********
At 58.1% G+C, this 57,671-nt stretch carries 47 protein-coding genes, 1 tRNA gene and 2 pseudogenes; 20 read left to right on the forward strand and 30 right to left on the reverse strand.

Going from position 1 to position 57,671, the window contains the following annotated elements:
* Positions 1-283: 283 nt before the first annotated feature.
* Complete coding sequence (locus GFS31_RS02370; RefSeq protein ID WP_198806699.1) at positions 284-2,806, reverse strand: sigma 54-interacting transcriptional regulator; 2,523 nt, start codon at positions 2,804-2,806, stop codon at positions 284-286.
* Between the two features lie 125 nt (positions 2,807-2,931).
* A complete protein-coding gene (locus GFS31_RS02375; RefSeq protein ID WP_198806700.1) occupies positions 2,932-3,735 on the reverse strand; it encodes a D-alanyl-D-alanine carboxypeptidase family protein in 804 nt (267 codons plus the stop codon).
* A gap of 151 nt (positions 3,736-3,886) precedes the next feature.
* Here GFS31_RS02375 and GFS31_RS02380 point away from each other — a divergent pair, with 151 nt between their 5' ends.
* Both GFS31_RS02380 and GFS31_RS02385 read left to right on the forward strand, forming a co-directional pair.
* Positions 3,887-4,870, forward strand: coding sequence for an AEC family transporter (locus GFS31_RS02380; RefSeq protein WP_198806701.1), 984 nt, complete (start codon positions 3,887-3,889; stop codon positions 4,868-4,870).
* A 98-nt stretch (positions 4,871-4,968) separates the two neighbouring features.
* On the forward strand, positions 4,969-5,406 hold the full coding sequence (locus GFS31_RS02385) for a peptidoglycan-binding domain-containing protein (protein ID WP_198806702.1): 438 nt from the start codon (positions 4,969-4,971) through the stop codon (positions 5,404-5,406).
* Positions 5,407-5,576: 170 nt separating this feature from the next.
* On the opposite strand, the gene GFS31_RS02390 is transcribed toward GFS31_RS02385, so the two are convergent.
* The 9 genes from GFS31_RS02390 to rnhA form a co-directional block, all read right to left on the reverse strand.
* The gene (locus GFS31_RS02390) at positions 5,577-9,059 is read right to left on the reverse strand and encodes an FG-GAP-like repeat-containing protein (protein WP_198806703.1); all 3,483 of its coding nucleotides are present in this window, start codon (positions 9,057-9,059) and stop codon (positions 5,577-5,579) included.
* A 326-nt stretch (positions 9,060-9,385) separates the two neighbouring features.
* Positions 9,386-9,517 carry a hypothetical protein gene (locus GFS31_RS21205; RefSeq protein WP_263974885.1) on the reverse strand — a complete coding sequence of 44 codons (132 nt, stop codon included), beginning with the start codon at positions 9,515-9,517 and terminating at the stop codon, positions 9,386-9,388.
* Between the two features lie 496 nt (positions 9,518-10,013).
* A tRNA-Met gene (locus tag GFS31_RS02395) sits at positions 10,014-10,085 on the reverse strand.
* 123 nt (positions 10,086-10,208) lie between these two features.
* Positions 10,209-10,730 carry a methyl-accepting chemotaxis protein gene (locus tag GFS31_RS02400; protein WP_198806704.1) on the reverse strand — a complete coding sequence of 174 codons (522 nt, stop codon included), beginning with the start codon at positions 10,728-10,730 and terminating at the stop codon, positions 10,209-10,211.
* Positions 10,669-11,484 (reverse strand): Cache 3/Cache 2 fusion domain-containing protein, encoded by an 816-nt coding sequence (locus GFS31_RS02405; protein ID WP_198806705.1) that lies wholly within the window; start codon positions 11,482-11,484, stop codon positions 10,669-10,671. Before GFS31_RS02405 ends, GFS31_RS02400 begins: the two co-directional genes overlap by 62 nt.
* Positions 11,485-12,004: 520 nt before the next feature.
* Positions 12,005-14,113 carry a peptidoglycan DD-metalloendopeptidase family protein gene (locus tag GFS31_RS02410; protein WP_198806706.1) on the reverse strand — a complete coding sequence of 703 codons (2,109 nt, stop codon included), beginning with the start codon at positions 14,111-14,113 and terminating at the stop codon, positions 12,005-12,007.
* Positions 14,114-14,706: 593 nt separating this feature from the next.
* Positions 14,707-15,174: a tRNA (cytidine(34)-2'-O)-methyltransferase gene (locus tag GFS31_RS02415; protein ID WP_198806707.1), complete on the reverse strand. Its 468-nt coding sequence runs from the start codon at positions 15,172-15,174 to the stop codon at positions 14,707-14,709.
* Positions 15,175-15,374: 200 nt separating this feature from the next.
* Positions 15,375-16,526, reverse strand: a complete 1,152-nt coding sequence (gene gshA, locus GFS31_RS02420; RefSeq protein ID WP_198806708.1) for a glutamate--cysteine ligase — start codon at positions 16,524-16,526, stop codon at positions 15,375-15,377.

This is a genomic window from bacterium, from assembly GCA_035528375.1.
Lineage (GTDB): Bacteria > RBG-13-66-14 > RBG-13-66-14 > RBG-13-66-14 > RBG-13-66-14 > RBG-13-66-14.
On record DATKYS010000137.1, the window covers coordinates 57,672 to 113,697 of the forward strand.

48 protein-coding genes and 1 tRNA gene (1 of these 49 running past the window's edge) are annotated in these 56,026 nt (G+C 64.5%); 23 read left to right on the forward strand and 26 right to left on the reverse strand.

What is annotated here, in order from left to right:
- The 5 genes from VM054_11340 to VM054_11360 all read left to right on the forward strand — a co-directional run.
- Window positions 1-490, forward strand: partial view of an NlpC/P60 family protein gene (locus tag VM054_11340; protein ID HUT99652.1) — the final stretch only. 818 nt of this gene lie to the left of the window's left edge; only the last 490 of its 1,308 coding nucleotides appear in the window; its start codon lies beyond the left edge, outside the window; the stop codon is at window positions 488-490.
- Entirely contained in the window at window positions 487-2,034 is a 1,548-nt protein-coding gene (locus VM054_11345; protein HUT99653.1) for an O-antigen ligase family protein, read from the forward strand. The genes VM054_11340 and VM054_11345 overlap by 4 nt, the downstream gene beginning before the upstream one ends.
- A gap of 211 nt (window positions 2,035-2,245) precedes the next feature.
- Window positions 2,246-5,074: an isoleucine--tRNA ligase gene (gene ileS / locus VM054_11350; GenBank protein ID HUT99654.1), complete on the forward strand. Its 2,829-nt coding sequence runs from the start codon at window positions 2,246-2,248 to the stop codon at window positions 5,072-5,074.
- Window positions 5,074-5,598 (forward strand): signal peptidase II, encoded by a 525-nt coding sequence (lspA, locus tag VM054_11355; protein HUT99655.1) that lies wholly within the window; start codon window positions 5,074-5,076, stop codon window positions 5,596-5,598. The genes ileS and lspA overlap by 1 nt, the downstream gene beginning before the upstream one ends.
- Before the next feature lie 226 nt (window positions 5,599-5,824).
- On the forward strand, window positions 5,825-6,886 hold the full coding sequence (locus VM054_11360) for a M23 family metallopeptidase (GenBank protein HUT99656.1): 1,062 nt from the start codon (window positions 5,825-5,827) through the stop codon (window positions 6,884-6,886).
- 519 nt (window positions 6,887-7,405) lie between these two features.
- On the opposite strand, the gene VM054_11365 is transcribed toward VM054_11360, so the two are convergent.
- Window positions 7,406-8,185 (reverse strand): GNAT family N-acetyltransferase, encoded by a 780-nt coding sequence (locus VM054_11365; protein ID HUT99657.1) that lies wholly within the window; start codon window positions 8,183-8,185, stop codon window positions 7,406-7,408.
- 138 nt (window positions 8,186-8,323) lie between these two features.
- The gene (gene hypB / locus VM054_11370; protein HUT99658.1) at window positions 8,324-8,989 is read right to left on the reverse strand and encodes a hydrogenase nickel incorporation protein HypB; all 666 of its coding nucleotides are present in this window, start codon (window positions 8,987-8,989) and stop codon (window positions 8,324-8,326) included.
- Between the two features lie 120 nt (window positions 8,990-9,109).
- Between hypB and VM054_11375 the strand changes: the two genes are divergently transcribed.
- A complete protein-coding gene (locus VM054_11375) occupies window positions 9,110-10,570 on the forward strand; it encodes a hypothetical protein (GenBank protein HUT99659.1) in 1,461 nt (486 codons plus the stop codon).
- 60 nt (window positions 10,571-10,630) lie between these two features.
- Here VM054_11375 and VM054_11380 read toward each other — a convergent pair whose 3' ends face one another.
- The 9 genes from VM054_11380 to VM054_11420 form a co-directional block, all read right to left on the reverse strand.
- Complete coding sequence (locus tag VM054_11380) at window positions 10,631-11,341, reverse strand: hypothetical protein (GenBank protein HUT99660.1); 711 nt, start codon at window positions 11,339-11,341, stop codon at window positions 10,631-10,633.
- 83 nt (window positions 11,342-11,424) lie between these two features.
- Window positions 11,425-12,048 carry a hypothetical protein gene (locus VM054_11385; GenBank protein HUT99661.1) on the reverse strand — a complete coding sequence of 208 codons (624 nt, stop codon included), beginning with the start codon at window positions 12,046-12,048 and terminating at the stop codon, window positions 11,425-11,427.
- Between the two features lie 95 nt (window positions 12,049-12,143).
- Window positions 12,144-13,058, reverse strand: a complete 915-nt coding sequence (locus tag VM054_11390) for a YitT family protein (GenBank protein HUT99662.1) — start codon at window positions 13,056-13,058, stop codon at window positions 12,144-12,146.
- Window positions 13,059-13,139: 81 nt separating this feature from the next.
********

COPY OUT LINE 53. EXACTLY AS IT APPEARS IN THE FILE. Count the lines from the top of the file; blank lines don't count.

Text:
- The 9 genes from VM054_11380 to VM054_11420 form a co-directional block, all read right to left on the reverse strand.